Christopher Donaghue is a social worker and sex therapist, and was one of the hosts of the short-lived Loveline reboot podcast. He is a contributor to several websites and media outlets on the subject of human sexuality, and is the author of the controversial book Sex Outside the Lines.
Donaghue lists a variety of credentials on his website, in his book and during his media appearances, though the manner this information is presented is sometimes misleading.
Unlike previous Loveline expert hosts who are medical doctors (MD) such as Dr. Drew or Dr. Bruce, Donaghue is not. He is a Licensed Clinical Social Worker (LCSW), with a state-issued license (#28501) to practice in the state of California. According to his record with the California Board of Behavioral Sciences, his license was first issued on May 15, 2012, and as of this writing, is current and with no complaints filed against him. Prior to this, he was licensed as a Associate Clinical Social Worker from July 17, 2006, which represents his training period toward becoming an LCSW under California's system.
Donaghue is reasonably presumed to have a Master’s Degree in Social Work from an accredited school, as this is required to become an LCSW in California. However, it is unknown what school he earned this degree from.
He is also a Certified Sex Therapist (CST), a legally unregulated certification issued by the American Association of Sexuality Educators, Counselors and Therapists (AASECT). AASECT is a professional organization, and has no oversight from any government health department. Becoming a CST requires having at least a Master's degree, a state-issued license of some sort (including social work), a certain level of post-degree experience, as well as course work and supervised training hours..
Most recently, Donaghue claims to have earned a PhD in "Clinical Sexology and Human Sexuality" and began adding the title "Dr." to his name. However, he remains extremely evasive about where he earned this degree, making no mention of it in his book or on his website, and openly ignores fans who inquire about it. Some outlets that have interviewed him have mistakenly listed his degree as being in Clinical Psychology, leading to a misrepresentation that he is a psychologist rather than a social worker. Donaghue's concealment of when or where he earned his PhD has led some fans to speculate that it is likely from an unaccredited school. Former Loveline contributor Emily Morse also has this type of degree, though she rarely mentions it and does not go by the title "Dr."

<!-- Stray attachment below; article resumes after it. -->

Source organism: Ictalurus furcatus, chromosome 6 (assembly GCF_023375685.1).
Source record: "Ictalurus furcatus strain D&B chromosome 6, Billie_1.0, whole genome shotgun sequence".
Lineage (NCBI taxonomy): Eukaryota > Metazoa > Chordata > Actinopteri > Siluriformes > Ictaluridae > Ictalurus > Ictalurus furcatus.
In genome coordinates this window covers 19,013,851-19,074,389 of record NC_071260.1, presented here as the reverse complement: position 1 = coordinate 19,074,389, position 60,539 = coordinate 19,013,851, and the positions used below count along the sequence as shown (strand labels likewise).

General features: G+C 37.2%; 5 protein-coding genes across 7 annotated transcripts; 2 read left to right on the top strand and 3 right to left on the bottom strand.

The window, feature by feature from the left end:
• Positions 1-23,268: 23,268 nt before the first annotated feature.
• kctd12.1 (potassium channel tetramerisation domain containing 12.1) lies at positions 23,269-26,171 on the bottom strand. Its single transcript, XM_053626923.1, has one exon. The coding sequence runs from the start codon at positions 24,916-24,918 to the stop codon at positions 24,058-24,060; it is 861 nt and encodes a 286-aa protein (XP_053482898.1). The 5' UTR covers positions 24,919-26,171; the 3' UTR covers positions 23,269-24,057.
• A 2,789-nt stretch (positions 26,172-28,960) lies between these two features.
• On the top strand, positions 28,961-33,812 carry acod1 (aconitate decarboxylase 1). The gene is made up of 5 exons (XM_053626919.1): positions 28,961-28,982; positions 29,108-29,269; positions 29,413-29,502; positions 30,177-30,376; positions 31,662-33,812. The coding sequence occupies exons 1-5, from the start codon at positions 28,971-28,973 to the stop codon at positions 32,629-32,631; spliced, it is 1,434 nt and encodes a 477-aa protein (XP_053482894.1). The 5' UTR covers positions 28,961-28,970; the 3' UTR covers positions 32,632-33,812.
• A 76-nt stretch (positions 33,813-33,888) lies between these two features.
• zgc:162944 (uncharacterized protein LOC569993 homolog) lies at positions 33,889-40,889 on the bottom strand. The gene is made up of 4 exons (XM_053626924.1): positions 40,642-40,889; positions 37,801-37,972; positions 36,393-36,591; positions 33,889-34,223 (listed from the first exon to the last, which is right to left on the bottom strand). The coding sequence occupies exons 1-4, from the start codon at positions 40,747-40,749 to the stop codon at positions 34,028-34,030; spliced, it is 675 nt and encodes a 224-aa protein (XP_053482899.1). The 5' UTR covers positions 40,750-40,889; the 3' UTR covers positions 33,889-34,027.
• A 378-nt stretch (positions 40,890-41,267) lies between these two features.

Approach and ViewsEdit
Donaghue is a strong proponent of the "sex-positive" approach to sexual health. This school of thought is characterized by a highly inclusive view and embracing of all sexual behavior, with few limits other than "safe sex" practices and respecting of consent. It is generally thought of as a solution and counter to highly repressed environments and cultures (especially those influenced by sexually oppressive religious doctrines), which often impose unnecessary mores on sexuality that result in sexual dysfunction and mental health problems.